### Video Transcript

Find the discriminant of the quadratic equation two π₯ squared plus three π₯ plus four equals zero. How many real roots does the equation two π₯ squared plus three π₯ plus four equals zero have? Hence, decide how many times the graph of π¦ equals two π₯ squared plus three π₯ plus four will cross the π₯-axis.

Letβs begin by reminding ourselves what it means to find the discriminant of a quadratic equation. Suppose weβre given a quadratic equation of the form ππ₯ squared plus ππ₯ plus π equals zero, where π is not equal to zero. The discriminant that we define using the Ξ symbol is the part of the quadratic formula that sits inside the square root. Itβs π squared minus four ππ. And the discriminant is really useful as weβll see in a moment, as it tells us the number of real roots of our equation.

Before we move on to that though, letβs just define the discriminant of the equation two π₯ squared plus three π₯ plus four equals zero. π is the coefficient of π₯ squared, so itβs two. The value of π is the coefficient of π₯, so itβs three. And π is the constant term; itβs four. This means the discriminant is three squared minus four times two times four. Three squared is nine, and four times two times four is 32. So our discriminant is nine minus 32, which is negative 23. So the discriminant of our equation is negative 23.

The next part of this question asks us to find the number of real roots that our quadratic has. When we talk about roots, weβre talking about the number of solutions to our equation. And the discriminant can tell us how many roots we have. If we think about substituting our values into the quadratic formula, if the discriminant, the part inside the square root, is positive, we know that we get the square root of a positive number, which is a real number. And so when the discriminant is positive, when itβs greater than zero, we get two real roots. We get two solutions to our equation.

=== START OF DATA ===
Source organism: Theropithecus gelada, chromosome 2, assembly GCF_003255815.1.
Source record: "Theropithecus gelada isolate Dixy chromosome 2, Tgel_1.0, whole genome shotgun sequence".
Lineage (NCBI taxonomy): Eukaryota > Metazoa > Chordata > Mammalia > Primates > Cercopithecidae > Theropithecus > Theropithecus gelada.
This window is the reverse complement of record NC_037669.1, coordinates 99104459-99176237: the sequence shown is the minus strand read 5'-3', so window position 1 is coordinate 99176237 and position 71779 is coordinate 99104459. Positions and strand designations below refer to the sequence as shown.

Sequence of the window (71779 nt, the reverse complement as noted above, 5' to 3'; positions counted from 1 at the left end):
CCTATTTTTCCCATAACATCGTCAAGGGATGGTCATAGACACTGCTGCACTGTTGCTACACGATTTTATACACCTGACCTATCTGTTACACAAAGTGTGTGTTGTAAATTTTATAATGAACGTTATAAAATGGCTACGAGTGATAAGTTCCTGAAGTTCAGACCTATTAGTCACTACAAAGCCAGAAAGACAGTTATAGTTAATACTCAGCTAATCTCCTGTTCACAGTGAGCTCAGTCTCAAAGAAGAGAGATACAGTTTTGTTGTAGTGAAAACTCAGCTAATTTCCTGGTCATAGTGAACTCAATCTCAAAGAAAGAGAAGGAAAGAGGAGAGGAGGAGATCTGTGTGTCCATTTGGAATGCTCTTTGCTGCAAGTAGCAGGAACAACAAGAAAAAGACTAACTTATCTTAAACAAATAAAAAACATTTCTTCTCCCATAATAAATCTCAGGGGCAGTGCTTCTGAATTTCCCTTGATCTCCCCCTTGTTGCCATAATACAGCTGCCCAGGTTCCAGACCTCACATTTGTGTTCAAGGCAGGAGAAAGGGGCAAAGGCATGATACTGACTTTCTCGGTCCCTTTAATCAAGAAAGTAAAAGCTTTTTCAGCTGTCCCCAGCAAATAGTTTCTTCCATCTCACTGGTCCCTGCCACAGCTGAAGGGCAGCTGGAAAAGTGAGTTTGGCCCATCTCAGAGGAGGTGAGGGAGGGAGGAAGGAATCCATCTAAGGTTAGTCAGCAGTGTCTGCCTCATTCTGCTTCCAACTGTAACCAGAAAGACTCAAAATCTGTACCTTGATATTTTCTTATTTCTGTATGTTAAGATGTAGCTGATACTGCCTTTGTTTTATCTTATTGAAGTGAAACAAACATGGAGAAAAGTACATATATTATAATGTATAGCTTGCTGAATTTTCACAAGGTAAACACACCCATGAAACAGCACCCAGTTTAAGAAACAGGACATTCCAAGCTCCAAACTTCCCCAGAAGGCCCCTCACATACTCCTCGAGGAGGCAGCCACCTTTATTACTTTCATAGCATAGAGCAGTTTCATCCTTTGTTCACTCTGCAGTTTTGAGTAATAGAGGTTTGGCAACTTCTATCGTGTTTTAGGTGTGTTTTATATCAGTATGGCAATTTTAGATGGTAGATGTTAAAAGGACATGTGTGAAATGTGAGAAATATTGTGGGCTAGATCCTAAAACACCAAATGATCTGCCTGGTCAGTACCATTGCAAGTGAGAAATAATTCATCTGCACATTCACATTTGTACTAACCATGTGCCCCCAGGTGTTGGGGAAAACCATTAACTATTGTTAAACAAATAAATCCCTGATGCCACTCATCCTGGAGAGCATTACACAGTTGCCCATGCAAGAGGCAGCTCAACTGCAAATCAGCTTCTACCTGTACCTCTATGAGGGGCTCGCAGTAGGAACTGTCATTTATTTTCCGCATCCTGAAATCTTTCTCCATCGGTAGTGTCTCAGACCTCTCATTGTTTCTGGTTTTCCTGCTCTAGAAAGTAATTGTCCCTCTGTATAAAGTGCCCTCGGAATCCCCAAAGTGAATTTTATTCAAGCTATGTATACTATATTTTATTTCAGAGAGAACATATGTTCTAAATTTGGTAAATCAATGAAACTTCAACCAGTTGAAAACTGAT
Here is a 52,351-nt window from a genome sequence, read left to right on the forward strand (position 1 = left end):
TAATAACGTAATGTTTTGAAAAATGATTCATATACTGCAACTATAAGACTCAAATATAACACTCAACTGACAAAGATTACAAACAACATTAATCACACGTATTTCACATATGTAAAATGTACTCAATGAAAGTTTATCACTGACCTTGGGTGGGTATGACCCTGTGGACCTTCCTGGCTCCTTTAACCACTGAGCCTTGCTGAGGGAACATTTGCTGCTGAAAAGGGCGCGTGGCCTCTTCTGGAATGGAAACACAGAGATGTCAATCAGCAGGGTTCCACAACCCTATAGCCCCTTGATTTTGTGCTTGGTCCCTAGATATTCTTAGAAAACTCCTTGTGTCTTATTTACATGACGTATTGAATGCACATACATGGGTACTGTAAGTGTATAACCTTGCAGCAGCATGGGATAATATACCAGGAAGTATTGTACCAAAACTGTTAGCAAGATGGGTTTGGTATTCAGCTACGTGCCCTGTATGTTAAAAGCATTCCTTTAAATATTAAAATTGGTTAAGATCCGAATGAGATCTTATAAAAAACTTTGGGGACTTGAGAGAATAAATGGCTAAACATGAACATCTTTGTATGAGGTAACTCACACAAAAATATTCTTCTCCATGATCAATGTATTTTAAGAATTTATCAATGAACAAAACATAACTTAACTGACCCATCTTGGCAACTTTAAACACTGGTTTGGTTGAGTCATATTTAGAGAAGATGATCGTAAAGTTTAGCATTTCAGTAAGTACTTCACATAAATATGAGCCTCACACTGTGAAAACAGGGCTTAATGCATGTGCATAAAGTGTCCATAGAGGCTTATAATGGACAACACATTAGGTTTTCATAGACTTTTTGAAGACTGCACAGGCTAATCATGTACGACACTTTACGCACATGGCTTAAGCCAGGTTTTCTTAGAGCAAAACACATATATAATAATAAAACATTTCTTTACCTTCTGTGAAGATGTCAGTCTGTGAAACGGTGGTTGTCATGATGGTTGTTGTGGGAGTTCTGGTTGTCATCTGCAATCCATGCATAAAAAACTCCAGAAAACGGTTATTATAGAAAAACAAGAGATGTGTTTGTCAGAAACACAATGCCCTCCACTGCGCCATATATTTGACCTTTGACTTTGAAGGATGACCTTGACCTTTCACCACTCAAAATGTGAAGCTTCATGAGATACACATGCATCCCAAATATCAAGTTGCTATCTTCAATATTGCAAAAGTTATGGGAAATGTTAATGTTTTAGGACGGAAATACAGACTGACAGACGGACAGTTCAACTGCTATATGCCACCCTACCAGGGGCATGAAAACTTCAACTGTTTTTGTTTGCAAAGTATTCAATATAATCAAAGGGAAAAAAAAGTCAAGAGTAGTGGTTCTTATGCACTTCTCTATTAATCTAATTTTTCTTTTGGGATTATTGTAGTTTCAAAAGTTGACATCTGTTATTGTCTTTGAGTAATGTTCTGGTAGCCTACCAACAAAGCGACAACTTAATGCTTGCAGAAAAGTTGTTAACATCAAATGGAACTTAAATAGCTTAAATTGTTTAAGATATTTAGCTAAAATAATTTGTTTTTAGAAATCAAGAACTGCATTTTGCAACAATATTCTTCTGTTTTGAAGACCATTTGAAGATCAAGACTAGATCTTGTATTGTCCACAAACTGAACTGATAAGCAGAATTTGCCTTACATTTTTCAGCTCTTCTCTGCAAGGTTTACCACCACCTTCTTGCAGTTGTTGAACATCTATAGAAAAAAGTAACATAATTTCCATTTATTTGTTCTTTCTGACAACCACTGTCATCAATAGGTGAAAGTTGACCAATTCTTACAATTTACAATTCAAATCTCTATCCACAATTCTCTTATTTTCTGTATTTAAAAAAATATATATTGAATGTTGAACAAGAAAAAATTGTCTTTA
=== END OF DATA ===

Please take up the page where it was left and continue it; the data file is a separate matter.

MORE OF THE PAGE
If, however, the discriminant is equal to zero, weβre taking the square root of zero, which is zero. This means we get negative π divided by two π as the only real solution to our equation. And so if the discriminant is zero, we get one real root. If, however, the discriminant is negative, weβre taking the square root of a negative number, which is not a real number. And so if the discriminant is negative, we get no real roots. Now, of course, our discriminant is negative 23, which is less than zero. Since our discriminant is negative, there must be no real roots to the equation two π₯ squared plus three π₯ plus four equals zero. And so the answer to the second part of this question is zero.

Finally, letβs use this information to determine the number of times the graph of π¦ equals two π₯ squared plus three π₯ plus four crosses the π₯-axis. And we can use the graph of the general quadratic function, where the coefficient of π₯ squared is positive, to establish whatβs happening here. The π₯-axis can equivalently be expressed as the line π¦ equals zero. This means if we set the quadratic function equal to zero and then solve for π₯, we find the locations of the π₯-intercepts. We find out where the graph of the function crosses the line π¦ equals zero.

This means then, in turn, that the number of real roots we have tells us equivalently the number of times our graph passes through the π₯-axis. Since we determined that the equation two π₯ squared plus three π₯ plus four equals zero has no real roots, we can equivalently say that the graph of π¦ equals two π₯ squared plus three π₯ plus four does not cross the π₯-axis at all. It crosses it zero times. Since the coefficient of π₯ squared is positive, it might look a little something like this. Every output to this function is positive.